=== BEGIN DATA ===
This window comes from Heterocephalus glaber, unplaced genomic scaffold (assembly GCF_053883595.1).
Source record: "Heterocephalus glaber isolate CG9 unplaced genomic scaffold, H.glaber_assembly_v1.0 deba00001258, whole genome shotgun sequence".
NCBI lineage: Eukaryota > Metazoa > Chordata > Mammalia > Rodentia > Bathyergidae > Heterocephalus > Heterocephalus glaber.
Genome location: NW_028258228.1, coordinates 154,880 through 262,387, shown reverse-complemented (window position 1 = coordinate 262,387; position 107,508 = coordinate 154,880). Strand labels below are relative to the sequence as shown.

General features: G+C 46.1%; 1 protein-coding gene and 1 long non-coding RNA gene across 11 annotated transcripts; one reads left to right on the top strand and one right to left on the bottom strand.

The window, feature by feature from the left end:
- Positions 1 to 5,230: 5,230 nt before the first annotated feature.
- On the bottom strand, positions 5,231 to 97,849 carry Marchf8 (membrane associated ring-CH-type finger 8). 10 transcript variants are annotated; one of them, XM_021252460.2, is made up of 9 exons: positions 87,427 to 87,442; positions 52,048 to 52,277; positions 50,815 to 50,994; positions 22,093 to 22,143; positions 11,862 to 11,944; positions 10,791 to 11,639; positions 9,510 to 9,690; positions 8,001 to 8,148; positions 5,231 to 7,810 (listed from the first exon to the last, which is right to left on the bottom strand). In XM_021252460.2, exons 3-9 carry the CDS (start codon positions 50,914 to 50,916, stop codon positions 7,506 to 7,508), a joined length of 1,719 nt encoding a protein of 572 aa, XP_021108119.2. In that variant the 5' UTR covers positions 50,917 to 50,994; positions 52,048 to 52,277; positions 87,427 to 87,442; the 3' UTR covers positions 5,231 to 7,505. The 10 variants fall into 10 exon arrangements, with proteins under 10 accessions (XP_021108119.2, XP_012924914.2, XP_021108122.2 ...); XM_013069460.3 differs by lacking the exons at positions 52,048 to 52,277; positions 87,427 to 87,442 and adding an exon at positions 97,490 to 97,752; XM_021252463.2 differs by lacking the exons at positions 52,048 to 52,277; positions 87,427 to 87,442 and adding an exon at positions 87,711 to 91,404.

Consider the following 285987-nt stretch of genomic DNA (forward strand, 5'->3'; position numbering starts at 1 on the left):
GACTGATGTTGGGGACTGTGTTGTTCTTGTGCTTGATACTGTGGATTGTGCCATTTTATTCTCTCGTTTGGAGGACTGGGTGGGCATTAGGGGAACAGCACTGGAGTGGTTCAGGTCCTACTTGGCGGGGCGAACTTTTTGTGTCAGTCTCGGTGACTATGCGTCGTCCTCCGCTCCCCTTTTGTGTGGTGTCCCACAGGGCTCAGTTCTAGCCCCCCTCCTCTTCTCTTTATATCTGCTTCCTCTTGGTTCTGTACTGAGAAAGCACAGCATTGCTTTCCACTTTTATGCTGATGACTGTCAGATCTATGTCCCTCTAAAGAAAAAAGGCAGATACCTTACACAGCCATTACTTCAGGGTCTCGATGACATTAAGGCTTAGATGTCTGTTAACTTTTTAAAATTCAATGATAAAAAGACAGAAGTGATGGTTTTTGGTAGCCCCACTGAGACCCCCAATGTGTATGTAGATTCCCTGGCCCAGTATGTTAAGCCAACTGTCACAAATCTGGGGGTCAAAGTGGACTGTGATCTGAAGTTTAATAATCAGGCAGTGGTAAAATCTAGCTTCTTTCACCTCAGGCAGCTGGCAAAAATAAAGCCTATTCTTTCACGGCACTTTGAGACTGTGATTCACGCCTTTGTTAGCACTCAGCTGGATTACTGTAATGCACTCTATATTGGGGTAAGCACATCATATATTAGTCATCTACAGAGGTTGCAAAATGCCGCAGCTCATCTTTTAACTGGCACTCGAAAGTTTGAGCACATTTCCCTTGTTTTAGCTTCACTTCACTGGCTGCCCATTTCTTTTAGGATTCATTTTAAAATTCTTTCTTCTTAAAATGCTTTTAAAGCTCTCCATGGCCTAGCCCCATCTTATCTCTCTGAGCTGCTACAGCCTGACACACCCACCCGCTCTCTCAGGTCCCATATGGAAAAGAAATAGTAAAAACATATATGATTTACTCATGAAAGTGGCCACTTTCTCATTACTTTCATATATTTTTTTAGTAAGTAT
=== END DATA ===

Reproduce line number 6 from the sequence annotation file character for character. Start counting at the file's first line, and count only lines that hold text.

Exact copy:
The window, feature by feature from the left end: